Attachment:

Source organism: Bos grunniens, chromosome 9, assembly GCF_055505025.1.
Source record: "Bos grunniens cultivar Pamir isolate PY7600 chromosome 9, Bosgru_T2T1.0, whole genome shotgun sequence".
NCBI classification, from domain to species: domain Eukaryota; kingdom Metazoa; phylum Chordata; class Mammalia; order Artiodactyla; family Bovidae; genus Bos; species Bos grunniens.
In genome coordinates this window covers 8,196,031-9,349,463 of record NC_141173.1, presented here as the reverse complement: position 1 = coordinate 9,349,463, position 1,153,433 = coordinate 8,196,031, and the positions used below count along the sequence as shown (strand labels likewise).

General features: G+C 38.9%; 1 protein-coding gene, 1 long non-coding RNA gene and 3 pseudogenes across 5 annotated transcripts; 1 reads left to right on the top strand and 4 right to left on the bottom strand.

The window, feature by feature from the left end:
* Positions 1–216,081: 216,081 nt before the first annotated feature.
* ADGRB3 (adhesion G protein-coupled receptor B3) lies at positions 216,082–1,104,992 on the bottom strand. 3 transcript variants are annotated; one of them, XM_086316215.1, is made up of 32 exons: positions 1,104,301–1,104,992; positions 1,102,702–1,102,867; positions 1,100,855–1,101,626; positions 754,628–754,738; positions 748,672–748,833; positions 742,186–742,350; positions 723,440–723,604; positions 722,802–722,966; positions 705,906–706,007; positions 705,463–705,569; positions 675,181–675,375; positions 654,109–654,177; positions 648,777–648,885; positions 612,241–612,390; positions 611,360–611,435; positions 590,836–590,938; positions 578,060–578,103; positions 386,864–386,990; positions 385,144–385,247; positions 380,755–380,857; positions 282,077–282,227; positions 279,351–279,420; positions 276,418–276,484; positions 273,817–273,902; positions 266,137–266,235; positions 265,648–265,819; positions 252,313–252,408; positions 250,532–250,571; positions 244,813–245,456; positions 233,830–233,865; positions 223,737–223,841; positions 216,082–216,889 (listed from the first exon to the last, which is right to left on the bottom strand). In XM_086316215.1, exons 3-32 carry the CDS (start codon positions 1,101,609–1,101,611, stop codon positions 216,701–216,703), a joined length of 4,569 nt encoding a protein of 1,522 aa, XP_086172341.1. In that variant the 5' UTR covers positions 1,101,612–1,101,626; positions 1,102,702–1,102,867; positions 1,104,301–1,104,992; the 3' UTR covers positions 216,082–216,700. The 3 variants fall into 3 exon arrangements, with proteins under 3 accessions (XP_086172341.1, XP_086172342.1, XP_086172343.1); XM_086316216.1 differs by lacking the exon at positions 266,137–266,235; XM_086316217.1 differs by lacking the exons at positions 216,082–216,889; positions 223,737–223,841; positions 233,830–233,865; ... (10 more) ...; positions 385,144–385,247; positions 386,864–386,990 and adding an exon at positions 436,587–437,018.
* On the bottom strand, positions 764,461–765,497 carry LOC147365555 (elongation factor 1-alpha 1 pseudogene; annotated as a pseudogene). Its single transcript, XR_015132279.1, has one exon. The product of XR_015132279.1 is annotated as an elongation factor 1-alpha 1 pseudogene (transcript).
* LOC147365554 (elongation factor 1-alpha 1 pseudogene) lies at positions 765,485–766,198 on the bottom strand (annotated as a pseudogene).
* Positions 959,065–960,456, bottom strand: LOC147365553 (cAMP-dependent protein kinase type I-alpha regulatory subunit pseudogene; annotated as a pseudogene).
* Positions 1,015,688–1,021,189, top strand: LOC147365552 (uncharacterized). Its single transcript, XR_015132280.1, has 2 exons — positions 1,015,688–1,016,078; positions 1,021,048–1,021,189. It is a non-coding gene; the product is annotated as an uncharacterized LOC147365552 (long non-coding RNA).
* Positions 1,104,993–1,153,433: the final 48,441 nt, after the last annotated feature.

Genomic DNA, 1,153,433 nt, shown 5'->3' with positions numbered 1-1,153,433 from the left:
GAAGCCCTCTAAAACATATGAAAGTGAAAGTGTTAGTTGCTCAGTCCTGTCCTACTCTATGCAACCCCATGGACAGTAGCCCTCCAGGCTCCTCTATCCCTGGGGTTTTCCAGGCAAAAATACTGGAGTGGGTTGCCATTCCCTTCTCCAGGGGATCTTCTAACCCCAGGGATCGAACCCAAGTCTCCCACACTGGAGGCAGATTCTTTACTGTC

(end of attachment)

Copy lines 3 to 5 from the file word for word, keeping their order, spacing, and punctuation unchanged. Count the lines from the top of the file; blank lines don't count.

NCBI classification, from domain to species: domain Eukaryota; kingdom Metazoa; phylum Chordata; class Mammalia; order Artiodactyla; family Bovidae; genus Bos; species Bos grunniens.
In genome coordinates this window covers 8,196,031-9,349,463 of record NC_141173.1, presented here as the reverse complement: position 1 = coordinate 9,349,463, position 1,153,433 = coordinate 8,196,031, and the positions used below count along the sequence as shown (strand labels likewise).

General features: G+C 38.9%; 1 protein-coding gene, 1 long non-coding RNA gene and 3 pseudogenes across 5 annotated transcripts; 1 reads left to right on the top strand and 4 right to left on the bottom strand.